To anyone who has thought “Why don’t they just get a job,” I’d like to direct you to this article and CBS news video about kids who are struggling to do just that.
It is unwise to assume that homeless person you see on the sidewalk is simply scrounging off everyone else. Many of the homeless are actively involved in furthering their education, searching for or participating in transitional programs, and yes, some even actually have jobs. You try working a part time job for minimum wage and see how much money you have left over for rent after feeding yourself.
Despite the odds, and how it may seem to someone who doesn’t look closely enough, they are working hard to improve their lives.
As the school year begins in a down economy, Illinois educators are bracing for another rise in the number of homeless students.Last year, 35,619 Illinois students were homeless — up more than 1,800 students from the previous year and continuing a disturbing three-year trend.
via Student Homelessness On The Rise « CBS Chicago.
I got a nice 4-star review on Amazon.com and Goodreads. Judith compares the book to Willard Motley’s Knock On Any Door. Pretty cool!
Jo Sullivan helps a homeless boy, Chris, look for his missing girlfriend, carrying us deep into the Chicago’s underbelly where street kids struggle to survive. Their quest carries them deep into the macabre, where the homeless are fed into the sick ambitions of the rich. The stories of neglect and abuse that people her world are as real as the mystery of Lexie’s disappearance, and in the end, Borys creates not only a page turning mystery, but an authentic and moving picture of a bitter, harsh and cruel world, reminiscent, for me, of Willard Motley’s 1947 Chicago epic, Knock On Any Door, a story that moved me greatly back in the Fifties.
–Judith Kirsch, author of The Inheritors
But like words, numbers can be interpreted to serve a person’s agenda. When confronted with the news that New York families are staying in homeless shelters 30% longer than they used to, the city mayor took a rather large leap of illogic. Living in a shelter is “much more pleasurable” these days he’s quoted as saying in the article linked below.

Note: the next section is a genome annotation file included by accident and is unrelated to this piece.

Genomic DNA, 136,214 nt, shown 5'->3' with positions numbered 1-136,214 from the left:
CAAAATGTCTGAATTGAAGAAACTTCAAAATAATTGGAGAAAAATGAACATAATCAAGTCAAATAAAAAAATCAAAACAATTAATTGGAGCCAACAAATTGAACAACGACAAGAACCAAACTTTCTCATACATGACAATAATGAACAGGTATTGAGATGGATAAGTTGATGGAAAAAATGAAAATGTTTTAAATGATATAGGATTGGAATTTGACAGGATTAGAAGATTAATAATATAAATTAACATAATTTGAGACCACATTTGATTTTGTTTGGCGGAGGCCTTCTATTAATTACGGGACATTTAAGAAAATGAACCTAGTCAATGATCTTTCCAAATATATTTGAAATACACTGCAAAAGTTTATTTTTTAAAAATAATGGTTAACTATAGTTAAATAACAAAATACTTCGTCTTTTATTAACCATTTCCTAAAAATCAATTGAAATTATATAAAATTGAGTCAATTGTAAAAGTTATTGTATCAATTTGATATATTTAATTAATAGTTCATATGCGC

Unfortunately, Mayor Bloomberg isn’t the only powerful, rich person who is out of touch with reality when it comes to homelessness. That misconception is shared by way too many.
Read the article below to hear more about Bloomberg’s example of politicians putting a spin on facts to further an agenda outside of reality.
“The Mayor’s assertion that homeless New Yorkers are staying in shelters longer because they are ‘much more pleasurable’ is shocking and offensive,” said Mary Brosnahan, executive director of the Coalition for the Homelessness, in an emailed statement to the Wall Street Journal.
“Mayor Bloomberg systematically closed every single path to affordable housing once available to homeless families with vulnerable children,” she said. “His failed policies are the major factor leading to the record shelter population this summer. Blaming homeless families and suggesting they are luxuriating in ‘pleasurable’ accommodations shows just how badly the mayor is out of touch.”
via Mike Bloomberg And His 11 Homes Think New York Homeless Shelters Are Too Damn Nice. Homeless Disagree – New York – News – Runnin’ Scared.
Kim over at Wistfulskimmie’s Book Reviews gave Painted Black a 5 star review today. I’m so excited because she had such nice things to say. It is so gratifying to have reviewers applaud the very elements I tried so hard to do right.
Thank, you, Kim. I will certainly let you know when the second Street Stories novel is ready to read.
This is the story of Jo Sullivan. She is a reporter, writing short stories about the forgotten homeless of Chicago. This is a mystery and Jo must get to the bottom of a missing teenage prostitute, a dodgy funeral service that specializes in freeze drying corpses for those that can afford it, and a possible link between the two. With a Youth Worker and one of the prostitutes closest friends for help, she tries to get to the bottom of the mystery whilst fighting her own demons at the same time.
I enjoyed this immensely, but it was also quite gritty at the same time and made me think of the fates of others, especially the ‘forgotten’ homeless. Whilst on the one hand highlighting the fate these teenagers have to face, it was also a good mystery at its heart. Jo and Chris are damaged in their own ways and must put aside their mistrust of each other to work together. It is a gripping story. A real page turner but also very sad. The characters were true to life and leapt out of the page at me, at times their pain was tangible. The ending was sad but right for the book. A great mystery that highlights the problems facing the homeless more or less every day. I shall certainly look out for more by this author.
via Wistfulskimmie’s Book Reviews: Painted Black by Debra Borys.
“A testimonial film given by Matthew, a young, homeless 24 year old on the streets of Coventry. He has been homeless for about 18 months and says he is a victim of circumstance. He feels strongly that there is not enough support if you are over 18, alone, not classed as a “vulnerable adult” and have no permanent address or ID” – http://www.thehiddenvoices.org